GPs in Donegal are offering special clinics to allow women who are concerned about the cervical cancer tests scandal to have repeat tests.
Health Centres and individual doctors have told this newspaper that they are already taking calls from concerned women in the county and expect the number of calls and contacts to grow in coming days.
Concerned patients began contacting GPs in the county on Monday morning after it emerged that 206 women were not told they may have had delayed cervical cancer diagnosis.
One GP practice said it was receiving calls from women seeking to have repeat tests from 8.30am on Monday.
Another GP, Dr Alfie Mannion from the Grove Medical Practice in Donegal Town said the test debacle “was a real mess” and they were expecting large numbers of women to contact them as a result of the errors that had been made.
“Sadly we cannot truly rely on the quality of the returns, we will be doing repeat tests, but the concern now is where will those tests go, and the accuracy of the test results. We don’t want women to lose confidence in the actual test, but clearly that’s where we are, and it is a worry.”
He said he had no doubt they would have women calling to them asking about their smear tests. “This story is evolving all the time. I think we will get many calls from women worried about their results.”
In Ballyshannon a spokesman for the Bayview Medical Practice said they had “three to four” women in contact on Monday morning and were expecting “many more”. He said: “There are concerns now about the quality of the ‘true negative’ result,” adding “there are a lot of worried people out there this morning”. The spokesman added they would be offering repeat smear tests to any women who requested them.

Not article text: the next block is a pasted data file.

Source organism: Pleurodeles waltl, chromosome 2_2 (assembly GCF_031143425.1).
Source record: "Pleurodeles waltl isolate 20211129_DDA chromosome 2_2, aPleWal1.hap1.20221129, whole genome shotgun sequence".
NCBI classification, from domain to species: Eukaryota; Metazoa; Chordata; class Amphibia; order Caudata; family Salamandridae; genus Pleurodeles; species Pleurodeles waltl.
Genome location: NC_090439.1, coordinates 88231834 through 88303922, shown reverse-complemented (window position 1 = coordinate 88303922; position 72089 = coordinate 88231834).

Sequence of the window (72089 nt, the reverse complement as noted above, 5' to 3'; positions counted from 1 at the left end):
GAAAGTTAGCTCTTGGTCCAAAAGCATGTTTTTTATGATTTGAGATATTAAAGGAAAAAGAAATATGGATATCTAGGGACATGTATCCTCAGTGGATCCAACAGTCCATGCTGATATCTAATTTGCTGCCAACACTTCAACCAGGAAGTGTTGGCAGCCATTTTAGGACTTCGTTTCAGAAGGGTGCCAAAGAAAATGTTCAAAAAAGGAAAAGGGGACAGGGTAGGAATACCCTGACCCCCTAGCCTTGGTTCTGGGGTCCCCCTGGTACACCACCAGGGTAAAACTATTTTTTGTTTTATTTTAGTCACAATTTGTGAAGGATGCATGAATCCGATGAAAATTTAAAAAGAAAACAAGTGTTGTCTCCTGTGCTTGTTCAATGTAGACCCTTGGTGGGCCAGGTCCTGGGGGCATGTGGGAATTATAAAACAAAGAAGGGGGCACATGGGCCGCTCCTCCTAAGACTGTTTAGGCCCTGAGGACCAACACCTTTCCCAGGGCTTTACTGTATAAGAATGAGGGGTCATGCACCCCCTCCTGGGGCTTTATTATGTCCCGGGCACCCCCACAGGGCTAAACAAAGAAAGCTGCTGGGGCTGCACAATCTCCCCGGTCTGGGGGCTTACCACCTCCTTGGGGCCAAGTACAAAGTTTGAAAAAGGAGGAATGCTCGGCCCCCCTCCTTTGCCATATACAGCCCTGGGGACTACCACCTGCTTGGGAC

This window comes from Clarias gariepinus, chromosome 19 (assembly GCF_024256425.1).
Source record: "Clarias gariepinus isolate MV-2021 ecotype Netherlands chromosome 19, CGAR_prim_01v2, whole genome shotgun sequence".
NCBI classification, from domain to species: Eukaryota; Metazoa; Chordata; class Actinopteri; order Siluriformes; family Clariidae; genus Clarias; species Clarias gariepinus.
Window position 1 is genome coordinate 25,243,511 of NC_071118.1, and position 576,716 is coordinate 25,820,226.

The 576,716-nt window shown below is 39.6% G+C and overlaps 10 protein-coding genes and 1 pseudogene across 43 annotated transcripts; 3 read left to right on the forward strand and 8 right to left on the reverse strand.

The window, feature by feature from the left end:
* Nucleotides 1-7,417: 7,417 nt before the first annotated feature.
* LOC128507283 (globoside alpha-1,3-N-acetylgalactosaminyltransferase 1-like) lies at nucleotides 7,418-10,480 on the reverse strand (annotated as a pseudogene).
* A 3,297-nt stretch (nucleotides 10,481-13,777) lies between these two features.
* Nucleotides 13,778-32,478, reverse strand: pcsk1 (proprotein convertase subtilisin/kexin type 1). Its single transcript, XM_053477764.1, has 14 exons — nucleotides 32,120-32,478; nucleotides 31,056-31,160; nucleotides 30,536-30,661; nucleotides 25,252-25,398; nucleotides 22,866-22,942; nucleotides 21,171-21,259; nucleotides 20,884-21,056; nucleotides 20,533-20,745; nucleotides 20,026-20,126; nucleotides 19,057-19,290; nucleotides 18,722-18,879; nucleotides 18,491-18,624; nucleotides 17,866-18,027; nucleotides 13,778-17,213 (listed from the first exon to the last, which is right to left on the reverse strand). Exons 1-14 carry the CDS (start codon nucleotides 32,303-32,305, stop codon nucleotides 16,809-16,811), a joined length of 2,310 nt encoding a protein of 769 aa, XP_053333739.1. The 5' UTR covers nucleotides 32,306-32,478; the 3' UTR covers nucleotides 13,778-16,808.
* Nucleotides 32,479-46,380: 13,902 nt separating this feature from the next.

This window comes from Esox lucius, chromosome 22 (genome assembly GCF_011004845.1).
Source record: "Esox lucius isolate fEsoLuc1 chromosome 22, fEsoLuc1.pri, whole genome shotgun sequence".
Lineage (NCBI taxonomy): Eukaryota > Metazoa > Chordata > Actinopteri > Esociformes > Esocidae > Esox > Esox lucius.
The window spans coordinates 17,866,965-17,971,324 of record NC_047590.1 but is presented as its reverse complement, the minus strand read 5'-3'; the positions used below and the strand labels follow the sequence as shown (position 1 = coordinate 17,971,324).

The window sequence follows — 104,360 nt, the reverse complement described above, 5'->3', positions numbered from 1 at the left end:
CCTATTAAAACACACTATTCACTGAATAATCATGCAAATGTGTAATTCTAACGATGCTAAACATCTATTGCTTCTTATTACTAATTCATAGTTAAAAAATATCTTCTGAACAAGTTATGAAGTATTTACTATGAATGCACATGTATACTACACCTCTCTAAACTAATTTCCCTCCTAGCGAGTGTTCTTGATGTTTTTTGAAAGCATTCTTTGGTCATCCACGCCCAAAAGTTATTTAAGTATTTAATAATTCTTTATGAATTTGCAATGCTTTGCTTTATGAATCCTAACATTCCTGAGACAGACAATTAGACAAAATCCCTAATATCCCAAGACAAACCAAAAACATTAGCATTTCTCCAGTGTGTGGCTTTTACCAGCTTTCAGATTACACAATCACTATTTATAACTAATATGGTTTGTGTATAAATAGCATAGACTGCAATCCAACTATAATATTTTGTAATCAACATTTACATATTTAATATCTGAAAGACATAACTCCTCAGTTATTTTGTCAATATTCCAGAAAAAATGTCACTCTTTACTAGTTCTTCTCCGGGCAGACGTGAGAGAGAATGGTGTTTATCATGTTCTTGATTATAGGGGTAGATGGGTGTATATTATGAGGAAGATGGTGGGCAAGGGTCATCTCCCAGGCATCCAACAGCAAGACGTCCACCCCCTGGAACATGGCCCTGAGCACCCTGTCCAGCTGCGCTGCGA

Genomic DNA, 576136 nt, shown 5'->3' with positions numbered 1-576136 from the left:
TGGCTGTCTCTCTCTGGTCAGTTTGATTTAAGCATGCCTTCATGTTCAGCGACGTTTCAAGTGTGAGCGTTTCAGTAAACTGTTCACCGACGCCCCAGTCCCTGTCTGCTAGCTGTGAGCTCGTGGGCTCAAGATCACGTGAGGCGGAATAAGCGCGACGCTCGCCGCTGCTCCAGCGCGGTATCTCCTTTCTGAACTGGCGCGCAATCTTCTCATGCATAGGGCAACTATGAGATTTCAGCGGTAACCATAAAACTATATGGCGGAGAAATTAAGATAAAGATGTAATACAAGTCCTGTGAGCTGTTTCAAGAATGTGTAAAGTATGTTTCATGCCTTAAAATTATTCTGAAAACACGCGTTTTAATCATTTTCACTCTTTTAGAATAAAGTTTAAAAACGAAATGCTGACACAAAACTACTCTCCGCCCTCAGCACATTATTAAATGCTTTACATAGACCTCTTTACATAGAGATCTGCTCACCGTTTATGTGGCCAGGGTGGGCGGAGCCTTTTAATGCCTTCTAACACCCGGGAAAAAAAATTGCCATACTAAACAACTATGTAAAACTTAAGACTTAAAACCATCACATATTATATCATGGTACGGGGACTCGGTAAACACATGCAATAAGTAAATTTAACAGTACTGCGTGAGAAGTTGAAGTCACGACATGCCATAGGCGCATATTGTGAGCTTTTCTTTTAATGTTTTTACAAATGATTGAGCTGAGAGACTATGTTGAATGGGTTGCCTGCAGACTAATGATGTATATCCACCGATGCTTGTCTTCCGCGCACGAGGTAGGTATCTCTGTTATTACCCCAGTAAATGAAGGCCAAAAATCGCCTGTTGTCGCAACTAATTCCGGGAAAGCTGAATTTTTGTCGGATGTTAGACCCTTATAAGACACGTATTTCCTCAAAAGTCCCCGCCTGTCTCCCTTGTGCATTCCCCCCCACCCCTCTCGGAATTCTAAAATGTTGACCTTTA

Dr. James McDaid
In Letterkenny Dr James McDaid said the Scally McDaid Medical Practice will be holding special clinics for women who wish to have retests.
He stressed that the percentage of tests that had provided the incorrect results was extremely small, but women now have a confidence issue with the cervical cancer screening programme.
“My advice is in accordance with what the minister said - if anyone has any worries go to their GP and the State will fund the retest.
“We have set up a special clinic because the need is there because of the number of calls we have had this morning. We have had a rush in calls of women who have had smear tests in the past.”
He said he believed all tests would have to be redone because of the confidence issue with the cervical cancer screening.
“The percentage (of incorrect test results) is just 0.0005 per cent, but the big question is how do you relieve the fears and give people confidence in the system.”
“I would say to women if you are in any way afraid or concerned go to your GP. If women come in we will set up times for the clinics.”
He said the issue showed the importance of girls receiving the HPV vaccine.